Active vs Inactive Data Alignment

The rich source of data generated by the AWEI Employee Survey annually provides many employers with insight into the views of working Australians currently employed by organisations active in this space and while this data is useful, if your organisation is not participating in the survey, it’s not YOUR data.

It is important to note that the information you get from a survey administered by an LGBTQ employer support program will be very different from a survey you administer internally. Internally administered surveys may miss significant areas of investigation, are typically high level and often do not tackle the nuances of a target population. Nor will internally administered surveys have the national response set against which you can benchmark each and every question. For example, the percentage of your LGBTQ employees who feel comfortable enough to be out at work becomes even more informative when compared to industry averages, groups, relevant sectors or the national average.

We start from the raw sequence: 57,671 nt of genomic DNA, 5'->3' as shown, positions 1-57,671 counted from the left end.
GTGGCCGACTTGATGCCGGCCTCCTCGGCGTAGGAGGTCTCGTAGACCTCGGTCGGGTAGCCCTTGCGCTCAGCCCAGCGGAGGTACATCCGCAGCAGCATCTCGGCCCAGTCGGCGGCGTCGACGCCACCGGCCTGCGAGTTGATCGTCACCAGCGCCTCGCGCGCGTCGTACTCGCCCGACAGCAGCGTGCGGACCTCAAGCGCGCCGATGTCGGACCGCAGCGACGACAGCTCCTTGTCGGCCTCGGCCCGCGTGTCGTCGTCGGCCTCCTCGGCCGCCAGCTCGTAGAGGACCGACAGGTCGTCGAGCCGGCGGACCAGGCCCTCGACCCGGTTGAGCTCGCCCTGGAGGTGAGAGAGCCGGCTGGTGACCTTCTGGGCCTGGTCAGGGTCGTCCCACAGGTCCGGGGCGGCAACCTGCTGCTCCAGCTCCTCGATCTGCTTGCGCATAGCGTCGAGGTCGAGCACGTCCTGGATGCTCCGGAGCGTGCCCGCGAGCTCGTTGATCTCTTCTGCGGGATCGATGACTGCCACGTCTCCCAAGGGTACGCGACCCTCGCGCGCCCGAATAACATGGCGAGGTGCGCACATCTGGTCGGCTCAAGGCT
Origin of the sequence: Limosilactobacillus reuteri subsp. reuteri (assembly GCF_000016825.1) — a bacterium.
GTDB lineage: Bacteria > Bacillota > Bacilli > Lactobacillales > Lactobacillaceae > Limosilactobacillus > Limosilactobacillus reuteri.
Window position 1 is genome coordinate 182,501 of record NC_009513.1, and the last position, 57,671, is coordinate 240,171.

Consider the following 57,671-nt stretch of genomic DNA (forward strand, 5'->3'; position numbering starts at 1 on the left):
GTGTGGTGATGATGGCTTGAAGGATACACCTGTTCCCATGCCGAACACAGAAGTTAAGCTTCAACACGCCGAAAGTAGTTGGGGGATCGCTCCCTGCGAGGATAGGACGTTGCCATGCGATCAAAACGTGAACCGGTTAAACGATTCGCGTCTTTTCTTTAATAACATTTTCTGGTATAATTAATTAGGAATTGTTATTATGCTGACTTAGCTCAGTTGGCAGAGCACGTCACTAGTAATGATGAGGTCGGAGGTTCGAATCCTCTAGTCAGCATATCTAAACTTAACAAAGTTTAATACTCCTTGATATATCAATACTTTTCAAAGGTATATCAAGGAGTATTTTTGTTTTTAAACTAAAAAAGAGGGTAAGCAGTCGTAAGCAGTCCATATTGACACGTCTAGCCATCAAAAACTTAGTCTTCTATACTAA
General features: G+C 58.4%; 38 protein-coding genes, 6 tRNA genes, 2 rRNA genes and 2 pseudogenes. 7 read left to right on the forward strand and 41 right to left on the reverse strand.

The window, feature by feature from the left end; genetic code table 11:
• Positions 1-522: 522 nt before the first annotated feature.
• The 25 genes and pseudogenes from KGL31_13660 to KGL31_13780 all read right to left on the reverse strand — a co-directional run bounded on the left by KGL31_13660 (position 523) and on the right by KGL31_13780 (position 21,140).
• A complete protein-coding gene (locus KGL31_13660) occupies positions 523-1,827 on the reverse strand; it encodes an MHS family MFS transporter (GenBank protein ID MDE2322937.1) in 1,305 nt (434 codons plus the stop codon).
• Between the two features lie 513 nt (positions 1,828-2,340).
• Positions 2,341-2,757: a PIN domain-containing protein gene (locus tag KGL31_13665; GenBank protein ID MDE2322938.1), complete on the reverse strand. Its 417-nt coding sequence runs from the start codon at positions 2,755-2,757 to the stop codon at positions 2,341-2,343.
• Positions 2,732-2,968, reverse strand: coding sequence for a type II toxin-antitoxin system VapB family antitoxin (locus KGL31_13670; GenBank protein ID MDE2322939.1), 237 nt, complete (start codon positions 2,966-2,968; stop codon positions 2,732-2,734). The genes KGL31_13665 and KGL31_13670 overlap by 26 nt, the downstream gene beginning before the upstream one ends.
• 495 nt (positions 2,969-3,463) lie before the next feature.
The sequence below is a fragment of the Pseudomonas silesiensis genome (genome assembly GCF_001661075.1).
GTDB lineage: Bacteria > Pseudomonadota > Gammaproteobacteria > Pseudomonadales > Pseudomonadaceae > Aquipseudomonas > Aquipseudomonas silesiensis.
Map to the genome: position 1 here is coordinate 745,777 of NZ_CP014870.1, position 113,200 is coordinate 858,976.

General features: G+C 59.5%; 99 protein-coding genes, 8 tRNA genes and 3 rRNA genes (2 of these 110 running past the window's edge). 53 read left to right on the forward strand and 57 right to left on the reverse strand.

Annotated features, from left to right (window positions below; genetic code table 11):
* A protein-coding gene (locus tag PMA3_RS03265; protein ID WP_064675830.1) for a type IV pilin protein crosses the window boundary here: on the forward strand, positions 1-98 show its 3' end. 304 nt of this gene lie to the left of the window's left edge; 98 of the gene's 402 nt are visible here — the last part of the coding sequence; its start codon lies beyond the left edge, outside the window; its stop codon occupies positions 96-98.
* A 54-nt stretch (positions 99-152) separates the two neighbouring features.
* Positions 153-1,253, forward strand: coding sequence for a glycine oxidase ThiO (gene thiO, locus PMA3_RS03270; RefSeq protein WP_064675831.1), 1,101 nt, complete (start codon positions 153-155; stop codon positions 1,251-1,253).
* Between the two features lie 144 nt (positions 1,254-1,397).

The same applies to the work you do in inclusion. This area of D&I is still evolving. It’s not difficult to fall into the trap of looking at what you are doing and believing that it will suffice or meets employee and business expectations – but how does your work compare to that of your industry peers, competitors or ever-changing employee expectations.

Diversity initiatives do not represent fluffy HR rhetoric or merely focus on political correctness that some antagonists claim but rather tackle very real issues for business. We can cite corporate social responsibility but also need to keep in mind changing employee expectations, alignment with discrimination laws, employee value proposition, risk mitigation for people managers, the ability to attract and retain talent and the health, wellbeing, engagement and professional alignment of your staff.